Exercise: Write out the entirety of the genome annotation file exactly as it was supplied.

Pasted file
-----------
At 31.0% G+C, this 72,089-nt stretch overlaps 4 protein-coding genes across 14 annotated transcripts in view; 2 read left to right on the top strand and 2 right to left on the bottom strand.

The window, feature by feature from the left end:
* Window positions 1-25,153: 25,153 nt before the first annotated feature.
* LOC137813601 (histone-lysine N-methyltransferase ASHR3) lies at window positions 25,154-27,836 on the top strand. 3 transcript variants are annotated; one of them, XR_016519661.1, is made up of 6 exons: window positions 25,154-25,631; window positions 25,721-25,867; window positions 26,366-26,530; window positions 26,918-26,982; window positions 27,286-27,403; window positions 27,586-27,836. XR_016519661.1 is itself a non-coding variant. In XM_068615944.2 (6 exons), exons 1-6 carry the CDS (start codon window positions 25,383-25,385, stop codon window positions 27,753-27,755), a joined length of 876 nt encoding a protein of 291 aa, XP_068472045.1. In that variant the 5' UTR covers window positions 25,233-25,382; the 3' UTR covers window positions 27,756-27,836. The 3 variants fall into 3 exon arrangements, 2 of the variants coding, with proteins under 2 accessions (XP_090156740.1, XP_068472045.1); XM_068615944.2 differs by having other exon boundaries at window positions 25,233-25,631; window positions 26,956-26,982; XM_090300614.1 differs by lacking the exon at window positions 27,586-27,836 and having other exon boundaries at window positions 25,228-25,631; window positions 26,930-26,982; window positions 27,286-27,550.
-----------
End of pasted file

At 31.0% G+C, this 72,089-nt stretch overlaps 4 protein-coding genes across 14 annotated transcripts in view; 2 read left to right on the top strand and 2 right to left on the bottom strand.

The window, feature by feature from the left end:
* Window positions 1-25,153: 25,153 nt before the first annotated feature.
* LOC137813601 (histone-lysine N-methyltransferase ASHR3) lies at window positions 25,154-27,836 on the top strand. 3 transcript variants are annotated; one of them, XR_016519661.1, is made up of 6 exons: window positions 25,154-25,631; window positions 25,721-25,867; window positions 26,366-26,530; window positions 26,918-26,982; window positions 27,286-27,403; window positions 27,586-27,836. XR_016519661.1 is itself a non-coding variant. In XM_068615944.2 (6 exons), exons 1-6 carry the CDS (start codon window positions 25,383-25,385, stop codon window positions 27,753-27,755), a joined length of 876 nt encoding a protein of 291 aa, XP_068472045.1. In that variant the 5' UTR covers window positions 25,233-25,382; the 3' UTR covers window positions 27,756-27,836. The 3 variants fall into 3 exon arrangements, 2 of the variants coding, with proteins under 2 accessions (XP_090156740.1, XP_068472045.1); XM_068615944.2 differs by having other exon boundaries at window positions 25,233-25,631; window positions 26,956-26,982; XM_090300614.1 differs by lacking the exon at window positions 27,586-27,836 and having other exon boundaries at window positions 25,228-25,631; window positions 26,930-26,982; window positions 27,286-27,550.